Falmouth for two
June 30, 2018
We’re travelling across Falmouth harbour on a ferry over to St Mawes with the castle fast approaching and Pendennis castle behind us. You get a feel for the scale of this volume of water, Falmouth is the third largest natural harbour in the world, and a flavour for how the town’s maritime past shapes the current day visitor offering. Life on the water is varied from the imposing docks and luxury yacht manufacturer, through to the leisure yachts and ferries criss-crossing the water, then stand-up paddleboarders and kayakers weaving through the marina.
We’re staying at Curlew, one of five newly renovated apartments at Kinbrae House between the town centre and Gyllyngvase beach. Quality and meticulous attention to detail can be found in abundance, from the custom-made glass in the entrance hall, through to the décor of each room, and the welcoming cream tea on arrival. Everything comes together to create a perfect base for couples visiting Falmouth.
So priorities then – the walk to the beach. Turn left out of Kinbrae House and you are two minutes or 200 metres from Gyllyngvase beach on the west side of Falmouth. We’re watching early morning yoga and feng shui classes on the sand from the Gylly Beach café. It’s a popular swimming beach for young and old, sharing the sea with stand-up paddleboarders and the occasional kayaker.
We’re having breakfast in the café – right on the sand watching the activities. Eggs Arlington and the full Cornish breakfast win the vote and set us up for the day. We walk around the headland past Pendennis castle around into the centre of Falmouth, past the viewing platform for the docks and down into the town and harbour.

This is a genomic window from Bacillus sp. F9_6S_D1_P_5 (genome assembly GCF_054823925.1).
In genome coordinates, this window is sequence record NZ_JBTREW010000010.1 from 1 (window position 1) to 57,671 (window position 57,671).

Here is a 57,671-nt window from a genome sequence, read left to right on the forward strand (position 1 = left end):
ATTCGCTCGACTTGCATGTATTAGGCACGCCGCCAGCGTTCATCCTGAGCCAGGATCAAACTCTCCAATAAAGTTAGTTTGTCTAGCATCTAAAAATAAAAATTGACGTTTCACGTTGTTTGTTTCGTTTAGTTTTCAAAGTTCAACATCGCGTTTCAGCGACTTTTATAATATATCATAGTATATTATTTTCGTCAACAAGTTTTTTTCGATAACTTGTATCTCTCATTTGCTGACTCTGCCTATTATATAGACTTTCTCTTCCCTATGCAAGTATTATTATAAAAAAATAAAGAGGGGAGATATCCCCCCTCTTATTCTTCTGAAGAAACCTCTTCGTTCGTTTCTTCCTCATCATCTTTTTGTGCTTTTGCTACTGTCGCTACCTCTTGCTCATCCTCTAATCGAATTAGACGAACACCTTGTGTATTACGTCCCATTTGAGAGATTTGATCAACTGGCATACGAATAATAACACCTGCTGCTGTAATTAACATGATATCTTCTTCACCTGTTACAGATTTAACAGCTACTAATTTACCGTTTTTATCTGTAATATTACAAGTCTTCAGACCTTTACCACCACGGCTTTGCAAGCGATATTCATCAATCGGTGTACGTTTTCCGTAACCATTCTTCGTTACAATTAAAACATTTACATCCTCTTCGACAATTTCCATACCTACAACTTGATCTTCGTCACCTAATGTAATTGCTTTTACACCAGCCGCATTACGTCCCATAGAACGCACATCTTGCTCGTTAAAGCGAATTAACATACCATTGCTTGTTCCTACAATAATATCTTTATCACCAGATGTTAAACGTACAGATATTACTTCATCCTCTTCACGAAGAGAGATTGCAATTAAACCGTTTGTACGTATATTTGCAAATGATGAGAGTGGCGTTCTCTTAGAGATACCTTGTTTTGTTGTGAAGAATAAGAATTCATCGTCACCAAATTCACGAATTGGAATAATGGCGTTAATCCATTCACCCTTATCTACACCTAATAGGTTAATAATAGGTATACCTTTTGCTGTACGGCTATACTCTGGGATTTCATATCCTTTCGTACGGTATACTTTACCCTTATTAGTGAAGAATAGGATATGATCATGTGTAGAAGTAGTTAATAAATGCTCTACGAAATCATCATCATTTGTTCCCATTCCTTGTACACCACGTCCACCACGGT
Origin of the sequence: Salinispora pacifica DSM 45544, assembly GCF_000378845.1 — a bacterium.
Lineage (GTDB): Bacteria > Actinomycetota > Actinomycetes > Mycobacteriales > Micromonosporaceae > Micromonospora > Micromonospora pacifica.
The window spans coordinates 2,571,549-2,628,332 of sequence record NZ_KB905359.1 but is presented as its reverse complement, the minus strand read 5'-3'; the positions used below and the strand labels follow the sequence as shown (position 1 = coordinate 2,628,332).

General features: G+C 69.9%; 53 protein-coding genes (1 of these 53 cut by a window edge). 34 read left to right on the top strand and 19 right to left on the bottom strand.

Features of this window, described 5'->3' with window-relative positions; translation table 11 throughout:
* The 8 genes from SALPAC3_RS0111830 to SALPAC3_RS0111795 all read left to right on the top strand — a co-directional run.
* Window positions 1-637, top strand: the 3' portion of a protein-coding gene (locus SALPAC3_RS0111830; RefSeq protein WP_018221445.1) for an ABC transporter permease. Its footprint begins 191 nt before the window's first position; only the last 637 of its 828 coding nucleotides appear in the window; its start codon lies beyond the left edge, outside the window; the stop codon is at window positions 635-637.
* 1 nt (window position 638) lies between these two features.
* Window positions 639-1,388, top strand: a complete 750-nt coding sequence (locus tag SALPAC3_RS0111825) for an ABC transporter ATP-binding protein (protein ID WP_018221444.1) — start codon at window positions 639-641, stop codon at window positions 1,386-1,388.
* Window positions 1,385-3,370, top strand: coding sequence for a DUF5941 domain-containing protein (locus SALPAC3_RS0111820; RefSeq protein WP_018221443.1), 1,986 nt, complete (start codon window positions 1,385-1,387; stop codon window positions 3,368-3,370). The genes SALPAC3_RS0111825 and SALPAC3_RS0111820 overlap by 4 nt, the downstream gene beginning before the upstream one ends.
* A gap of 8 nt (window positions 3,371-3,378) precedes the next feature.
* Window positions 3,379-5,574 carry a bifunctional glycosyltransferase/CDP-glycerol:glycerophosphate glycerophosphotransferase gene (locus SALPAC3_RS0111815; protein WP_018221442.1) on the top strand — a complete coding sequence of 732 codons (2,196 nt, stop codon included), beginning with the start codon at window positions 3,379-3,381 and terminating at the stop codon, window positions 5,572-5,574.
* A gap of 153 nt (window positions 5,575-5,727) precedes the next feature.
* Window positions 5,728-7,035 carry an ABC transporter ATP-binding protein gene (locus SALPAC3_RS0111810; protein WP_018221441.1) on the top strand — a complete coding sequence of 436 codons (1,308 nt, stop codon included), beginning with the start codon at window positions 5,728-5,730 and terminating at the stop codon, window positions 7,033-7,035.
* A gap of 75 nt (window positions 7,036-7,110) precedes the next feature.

The National Maritime Museum sits on the edge of the water but with the weather so good we head down to the marina for one of the ferries and choose St Mawes as our destination. It’s a picture postcard village on the other side of the water, a 30 minute trip in amongst all the water traffic and gateway to the Roseland peninsula. Lunch is an al-fresco choice between seafood or Cornish pasty on the harbour wall.
The centre of Falmouth is home to nautical and lifestyle clothing brands, arts and crafts shops and a plenty of familiar high street names. There are numerous restaurants; African, seafood and steakhouses to name a few, as well as the well-regarded Harbour fish and chip takeaway. We ate ours by the edge of the water watching the sunset and changing colours on the water.
It’s worth highlighting the location of Kinbrae House in relation to the town centre also. It’s only a 10-15 minute walk away – beach in one direction – restaurants in the other. It would be quite easy to leave the car in the off-road parking space all week.
One final discovery; follow the path past Gyllyngvase beach to Swanpool beach, another pretty vista from Hooked on the Rocks for some seafood sourced direct from the fishermen straight from the sea.
- The location on Kinbrae House; turn left for the beach, right for the restaurants, town and marina.
- So much to do without needing to jump in the car.
- The attention to detail, clever layouts and finish in the apartment.
- The choice of ferries and trip to get on the water.
- Breakfast on Gyllyngvase beach watching the stand-up paddleboarders, yoga enthusiasts and swimmers.
- The Ferry Boat and the Ship Wright pubs in Helford passage.
- The Cove at Maenporth for lunch or dinner.
- Flushing has a lovely restaurant called the Waterside and Muddy Beach in Penryn has great pastries coffees and daily specials.
- Up the estuary at Mylor there is a lovely café and the famous Pandora’s Inn with beach and pontoon landings. Especially their daily specials.
- For a lovely evening meal in Falmouth try the Mediterranean Kitchen for Tapas after spending a little time in Dollies Gin Palace for a stunning G&T – over 100 to choose from!
- The Wheel House is lovely but often fully booked. Olivers on the High St is also gorgeous but always booked up. Or try Cribs which serves Caribbean fayre.
Read more about Curlew and Kinbrae House.